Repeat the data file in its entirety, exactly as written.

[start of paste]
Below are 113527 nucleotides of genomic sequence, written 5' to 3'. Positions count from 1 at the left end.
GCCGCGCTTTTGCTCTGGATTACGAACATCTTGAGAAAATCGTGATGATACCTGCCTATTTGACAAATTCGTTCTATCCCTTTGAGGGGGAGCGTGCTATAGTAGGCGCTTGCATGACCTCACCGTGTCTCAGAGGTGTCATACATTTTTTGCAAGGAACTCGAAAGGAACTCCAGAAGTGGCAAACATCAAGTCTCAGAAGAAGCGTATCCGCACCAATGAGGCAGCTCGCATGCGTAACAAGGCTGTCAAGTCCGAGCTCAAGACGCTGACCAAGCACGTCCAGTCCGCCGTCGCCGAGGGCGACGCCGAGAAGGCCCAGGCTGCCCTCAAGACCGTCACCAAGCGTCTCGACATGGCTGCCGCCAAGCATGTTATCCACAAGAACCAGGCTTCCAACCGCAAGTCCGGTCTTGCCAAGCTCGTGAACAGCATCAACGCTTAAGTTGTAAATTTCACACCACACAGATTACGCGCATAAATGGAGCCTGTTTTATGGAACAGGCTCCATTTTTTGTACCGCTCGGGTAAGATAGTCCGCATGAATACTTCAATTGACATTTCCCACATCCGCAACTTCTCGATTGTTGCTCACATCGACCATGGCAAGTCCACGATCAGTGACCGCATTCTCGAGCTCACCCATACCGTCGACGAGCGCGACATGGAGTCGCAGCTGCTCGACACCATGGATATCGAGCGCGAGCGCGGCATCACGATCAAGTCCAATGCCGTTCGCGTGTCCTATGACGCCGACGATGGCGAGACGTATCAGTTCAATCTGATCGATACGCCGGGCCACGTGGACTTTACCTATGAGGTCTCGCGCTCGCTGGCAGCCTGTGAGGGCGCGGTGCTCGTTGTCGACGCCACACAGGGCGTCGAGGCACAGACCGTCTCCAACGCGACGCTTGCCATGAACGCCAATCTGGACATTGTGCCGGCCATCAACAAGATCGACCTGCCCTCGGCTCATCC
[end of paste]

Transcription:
Below are 113527 nucleotides of genomic sequence, written 5' to 3'. Positions count from 1 at the left end.
GCCGCGCTTTTGCTCTGGATTACGAACATCTTGAGAAAATCGTGATGATACCTGCCTATTTGACAAATTCGTTCTATCCCTTTGAGGGGGAGCGTGCTATAGTAGGCGCTTGCATGACCTCACCGTGTCTCAGAGGTGTCATACATTTTTTGCAAGGAACTCGAAAGGAACTCCAGAAGTGGCAAACATCAAGTCTCAGAAGAAGCGTATCCGCACCAATGAGGCAGCTCGCATGCGTAACAAGGCTGTCAAGTCCGAGCTCAAGACGCTGACCAAGCACGTCCAGTCCGCCGTCGCCGAGGGCGACGCCGAGAAGGCCCAGGCTGCCCTCAAGACCGTCACCAAGCGTCTCGACATGGCTGCCGCCAAGCATGTTATCCACAAGAACCAGGCTTCCAACCGCAAGTCCGGTCTTGCCAAGCTCGTGAACAGCATCAACGCTTAAGTTGTAAATTTCACACCACACAGATTACGCGCATAAATGGAGCCTGTTTTATGGAACAGGCTCCATTTTTTGTACCGCTCGGGTAAGATAGTCCGCATGAATACTTCAATTGACATTTCCCACATCCGCAACTTCTCGATTGTTGCTCACATCGACCATGGCAAGTCCACGATCAGTGACCGCATTCTCGAGCTCACCCATACCGTCGACGAGCGCGACATGGAGTCGCAGCTGCTCGACACCATGGATATCGAGCGCGAGCGCGGCATCACGATCAAGTCCAATGCCGTTCGCGTGTCCTATGACGCCGACGATGGCGAGACGTATCAGTTCAATCTGATCGATACGCCGGGCCACGTGGACTTTACCTATGAGGTCTCGCGCTCGCTGGCAGCCTGTGAGGGCGCGGTGCTCGTTGTCGACGCCACACAGGGCGTCGAGGCACAGACCGTCTCCAACGCGACGCTTGCCATGAACGCCAATCTGGACATTGTGCCGGCCATCAACAAGATCGACCTGCCCTCGGCTCATCC